A nice morning for a run. Not too cold. Not too windy. Not too crowded. Ran on the dirt trail between Edmund and the River Road heading north, then on the road, heading back south. The dirt was very hard and made no sound. Not as fun as when it’s warmer and the dirt is softer and makes a pleasing shshshsh sound as I strike it. All I remember from my run is thinking about how running on uneven ground can be good for my muscles, making them work more to find balance and stability. Is that really it? I noticed a few other runners, a lot of cars. Oh, I stopped at the house that post poems on their window. Finally, a new one! I couldn’t read it on the window — too bright, too far away — but I got the author, Layli Long Soldier. She’s great. I’ll have to check back to see the title. I’m pretty sure it was from Whereas, but I have no idea which part. All I glimpsed was “window poem” which I thought was the title, but wasn’t.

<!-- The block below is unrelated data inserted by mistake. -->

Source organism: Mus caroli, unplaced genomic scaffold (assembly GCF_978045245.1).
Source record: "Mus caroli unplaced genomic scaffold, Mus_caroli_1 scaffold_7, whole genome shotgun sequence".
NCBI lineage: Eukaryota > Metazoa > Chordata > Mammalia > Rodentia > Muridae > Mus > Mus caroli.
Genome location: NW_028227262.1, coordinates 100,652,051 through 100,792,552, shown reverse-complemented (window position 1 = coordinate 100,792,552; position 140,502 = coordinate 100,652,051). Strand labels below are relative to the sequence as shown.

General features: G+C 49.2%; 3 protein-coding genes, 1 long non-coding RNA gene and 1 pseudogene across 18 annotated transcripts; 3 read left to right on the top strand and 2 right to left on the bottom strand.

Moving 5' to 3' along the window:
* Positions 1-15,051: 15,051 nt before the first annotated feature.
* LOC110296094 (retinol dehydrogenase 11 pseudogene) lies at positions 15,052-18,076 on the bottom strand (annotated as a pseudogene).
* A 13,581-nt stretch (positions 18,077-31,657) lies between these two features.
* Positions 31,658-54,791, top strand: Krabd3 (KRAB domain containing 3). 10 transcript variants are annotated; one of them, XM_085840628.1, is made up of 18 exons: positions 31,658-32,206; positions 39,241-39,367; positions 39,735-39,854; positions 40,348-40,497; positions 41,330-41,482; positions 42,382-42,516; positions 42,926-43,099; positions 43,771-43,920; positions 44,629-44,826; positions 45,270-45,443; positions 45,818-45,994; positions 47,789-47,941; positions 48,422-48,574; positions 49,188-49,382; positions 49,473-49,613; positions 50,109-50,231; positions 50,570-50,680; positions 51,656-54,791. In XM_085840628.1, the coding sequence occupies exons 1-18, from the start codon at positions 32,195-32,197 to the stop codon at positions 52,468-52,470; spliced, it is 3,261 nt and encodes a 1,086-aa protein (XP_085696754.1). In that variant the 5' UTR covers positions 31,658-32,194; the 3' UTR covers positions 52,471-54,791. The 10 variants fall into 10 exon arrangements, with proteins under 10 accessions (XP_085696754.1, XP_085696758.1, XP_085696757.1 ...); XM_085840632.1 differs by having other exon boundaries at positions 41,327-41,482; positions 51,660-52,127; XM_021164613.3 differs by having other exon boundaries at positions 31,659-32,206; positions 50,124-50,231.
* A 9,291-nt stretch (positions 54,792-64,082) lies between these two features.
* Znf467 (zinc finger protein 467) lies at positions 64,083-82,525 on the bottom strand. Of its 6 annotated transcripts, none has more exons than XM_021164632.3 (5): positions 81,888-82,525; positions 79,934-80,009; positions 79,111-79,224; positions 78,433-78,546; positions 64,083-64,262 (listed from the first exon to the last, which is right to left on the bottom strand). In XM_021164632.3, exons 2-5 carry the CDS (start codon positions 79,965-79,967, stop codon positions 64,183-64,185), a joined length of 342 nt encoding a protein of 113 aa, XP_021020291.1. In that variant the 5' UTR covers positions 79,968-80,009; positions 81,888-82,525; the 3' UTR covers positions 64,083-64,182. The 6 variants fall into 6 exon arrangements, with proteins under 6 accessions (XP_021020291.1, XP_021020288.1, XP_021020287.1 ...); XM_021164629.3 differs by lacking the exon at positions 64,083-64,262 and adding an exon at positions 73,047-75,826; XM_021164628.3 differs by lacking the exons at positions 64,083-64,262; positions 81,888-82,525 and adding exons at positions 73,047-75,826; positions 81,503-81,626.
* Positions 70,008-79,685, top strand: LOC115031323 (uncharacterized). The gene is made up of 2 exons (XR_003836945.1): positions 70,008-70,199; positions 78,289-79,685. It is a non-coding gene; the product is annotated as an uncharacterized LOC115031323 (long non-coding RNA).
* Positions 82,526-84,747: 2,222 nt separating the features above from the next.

Rereading the bit above about the dirt trail being good for muscles, a phrase from Wittgenstein popped into my head: rough ground. The need for rough ground you can feel and dig into, as opposed to smooth ice that you slide across with no traction. I have written about this before on this log — about the ice, that is. What can I do with it?
We have got on to slippery ice where there is no friction and so in a certain sense the conditions are ideal, but also, just because of that, we are unable to walk. We want to walk: so we need friction. Back to the rough ground!from Philosophical Investigations